Let's consider a couple of Moore's arguments. First, Moore portrays Specter as being so liberal that he would be a good ideological fit as Kerry's running mate. He writes:
Democrat strategists are considering Senators John Edwards, Evan Bayh, and former Senator Max Cleland. But they are overlooking a more ingenious choice: Arlen Specter of Pennsylvania.
Hold on a minute, you're probably thinking. A Kerry-Specter 2004 ticket? Isn't Arlen Specter a Republican? Well, yes, but a Republican in Name Only (RINO). Over the past 25 years, no one in the United States Senate with an "R" next to his name has voted for so many liberal Democratic policies. Specter has about the lowest American Conservative Union rating of any other senator who bothers calling himself a Republican . . . .
* * *
Perhaps his strongest qualification for the job is that he and Kerry agree on so much. They are two liberal peas in the same pod. A new TV ad running in Pennsylvania sponsored by my organization, the Club for Growth, notes that in recent years Kerry and Specter have voted together as often as 71 percent of the time. . . .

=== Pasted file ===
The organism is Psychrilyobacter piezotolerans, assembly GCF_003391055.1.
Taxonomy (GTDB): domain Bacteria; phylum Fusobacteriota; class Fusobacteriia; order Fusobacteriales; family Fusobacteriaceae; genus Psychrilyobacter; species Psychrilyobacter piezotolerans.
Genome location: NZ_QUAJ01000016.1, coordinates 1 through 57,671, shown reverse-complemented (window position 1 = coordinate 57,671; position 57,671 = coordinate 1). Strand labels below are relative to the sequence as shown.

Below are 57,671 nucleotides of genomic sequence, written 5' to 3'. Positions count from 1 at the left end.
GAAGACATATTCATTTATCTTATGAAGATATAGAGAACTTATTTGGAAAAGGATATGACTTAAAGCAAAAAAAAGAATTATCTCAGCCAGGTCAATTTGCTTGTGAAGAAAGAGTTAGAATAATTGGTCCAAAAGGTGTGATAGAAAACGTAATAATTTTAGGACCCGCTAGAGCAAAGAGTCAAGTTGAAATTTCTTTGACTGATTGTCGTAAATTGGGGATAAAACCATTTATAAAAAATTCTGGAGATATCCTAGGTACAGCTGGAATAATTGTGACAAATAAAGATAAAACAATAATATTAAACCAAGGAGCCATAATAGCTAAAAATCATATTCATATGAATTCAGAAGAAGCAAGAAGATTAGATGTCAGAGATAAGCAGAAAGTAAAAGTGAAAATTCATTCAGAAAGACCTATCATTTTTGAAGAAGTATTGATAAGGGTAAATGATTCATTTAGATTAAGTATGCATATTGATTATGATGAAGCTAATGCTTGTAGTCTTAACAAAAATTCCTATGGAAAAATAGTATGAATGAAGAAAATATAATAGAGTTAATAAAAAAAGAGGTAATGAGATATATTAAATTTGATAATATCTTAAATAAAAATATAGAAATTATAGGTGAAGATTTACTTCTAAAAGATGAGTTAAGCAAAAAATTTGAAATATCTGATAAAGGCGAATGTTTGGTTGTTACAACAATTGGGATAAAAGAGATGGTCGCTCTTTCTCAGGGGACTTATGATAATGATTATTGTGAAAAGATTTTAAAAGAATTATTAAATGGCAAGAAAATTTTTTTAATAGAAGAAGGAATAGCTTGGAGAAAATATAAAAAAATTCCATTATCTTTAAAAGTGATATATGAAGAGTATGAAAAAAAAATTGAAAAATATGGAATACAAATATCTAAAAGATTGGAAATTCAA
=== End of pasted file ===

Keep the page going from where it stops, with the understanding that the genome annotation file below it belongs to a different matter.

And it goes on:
Now it is true the Specter has "about the lowest American Conservative Union rating" among GOP senators, albeit not the lowest. Specter has a lifetime ACU rating of 43%. Lincoln Chaffee's rating is slightly lower, while the ratings of other GOP Moderates in the Senate (e.g., Ben Nighthorse Campbell, Susan Collins, Olympia Snowe) are somewhat higher, ranging from 51-56%. However, it is more revealing to look at the ratings of various Democrats. With the exceptions of John Breaux (46%), Robert Byrd (31%), Fritz Hollings (37%), Zell Miller (65%), Ben Nelson (51%), and Mark Pryor (30%), none of the Democrats' ACU ratings rise out of the twenties. Indeed, the majority of the remaining Democrats' ratings do not even rise to the twentieth percentile. John Kerry's ACU rating is is 5%. Other notorious liberals have similarly low percentages: e.g., Barbara Boxer (2%), Hillary Clinton (11%), Jon Edwards (12%), Edward Kennedy (3%), Charles Schumer (6%). So if one takes ACU ratings seriously, as Moore appears to, it is pretty difficult to make the case that Specter and Kerry are political soulmates.